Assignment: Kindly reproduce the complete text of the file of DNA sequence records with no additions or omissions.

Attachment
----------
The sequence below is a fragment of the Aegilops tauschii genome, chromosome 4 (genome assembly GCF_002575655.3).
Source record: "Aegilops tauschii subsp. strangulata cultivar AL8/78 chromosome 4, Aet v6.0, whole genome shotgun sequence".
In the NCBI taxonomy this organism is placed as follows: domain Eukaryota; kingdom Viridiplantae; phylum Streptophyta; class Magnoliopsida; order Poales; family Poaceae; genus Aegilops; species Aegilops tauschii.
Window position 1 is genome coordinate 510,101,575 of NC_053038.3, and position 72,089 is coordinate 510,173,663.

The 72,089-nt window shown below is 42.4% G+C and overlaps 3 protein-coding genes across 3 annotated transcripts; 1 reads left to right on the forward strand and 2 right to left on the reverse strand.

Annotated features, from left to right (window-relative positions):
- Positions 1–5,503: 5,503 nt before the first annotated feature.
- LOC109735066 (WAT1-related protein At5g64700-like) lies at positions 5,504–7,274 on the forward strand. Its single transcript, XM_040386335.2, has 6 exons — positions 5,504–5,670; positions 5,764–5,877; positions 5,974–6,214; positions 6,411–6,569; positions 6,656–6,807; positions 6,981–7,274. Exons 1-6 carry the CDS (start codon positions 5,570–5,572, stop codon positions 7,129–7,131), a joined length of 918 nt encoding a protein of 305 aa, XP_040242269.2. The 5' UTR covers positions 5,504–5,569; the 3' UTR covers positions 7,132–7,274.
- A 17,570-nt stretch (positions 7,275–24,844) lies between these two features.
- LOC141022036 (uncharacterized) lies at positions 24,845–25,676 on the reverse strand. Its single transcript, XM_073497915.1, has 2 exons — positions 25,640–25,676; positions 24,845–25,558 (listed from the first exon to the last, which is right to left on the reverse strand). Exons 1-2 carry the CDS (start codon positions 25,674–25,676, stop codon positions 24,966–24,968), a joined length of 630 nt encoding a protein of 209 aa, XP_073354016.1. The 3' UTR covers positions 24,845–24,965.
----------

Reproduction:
The sequence below is a fragment of the Aegilops tauschii genome, chromosome 4 (genome assembly GCF_002575655.3).
Source record: "Aegilops tauschii subsp. strangulata cultivar AL8/78 chromosome 4, Aet v6.0, whole genome shotgun sequence".
In the NCBI taxonomy this organism is placed as follows: domain Eukaryota; kingdom Viridiplantae; phylum Streptophyta; class Magnoliopsida; order Poales; family Poaceae; genus Aegilops; species Aegilops tauschii.
Window position 1 is genome coordinate 510,101,575 of NC_053038.3, and position 72,089 is coordinate 510,173,663.

The 72,089-nt window shown below is 42.4% G+C and overlaps 3 protein-coding genes across 3 annotated transcripts; 1 reads left to right on the forward strand and 2 right to left on the reverse strand.

Annotated features, from left to right (window-relative positions):
- Positions 1–5,503: 5,503 nt before the first annotated feature.
- LOC109735066 (WAT1-related protein At5g64700-like) lies at positions 5,504–7,274 on the forward strand. Its single transcript, XM_040386335.2, has 6 exons — positions 5,504–5,670; positions 5,764–5,877; positions 5,974–6,214; positions 6,411–6,569; positions 6,656–6,807; positions 6,981–7,274. Exons 1-6 carry the CDS (start codon positions 5,570–5,572, stop codon positions 7,129–7,131), a joined length of 918 nt encoding a protein of 305 aa, XP_040242269.2. The 5' UTR covers positions 5,504–5,569; the 3' UTR covers positions 7,132–7,274.
- A 17,570-nt stretch (positions 7,275–24,844) lies between these two features.
- LOC141022036 (uncharacterized) lies at positions 24,845–25,676 on the reverse strand. Its single transcript, XM_073497915.1, has 2 exons — positions 25,640–25,676; positions 24,845–25,558 (listed from the first exon to the last, which is right to left on the reverse strand). Exons 1-2 carry the CDS (start codon positions 25,674–25,676, stop codon positions 24,966–24,968), a joined length of 630 nt encoding a protein of 209 aa, XP_073354016.1. The 3' UTR covers positions 24,845–24,965.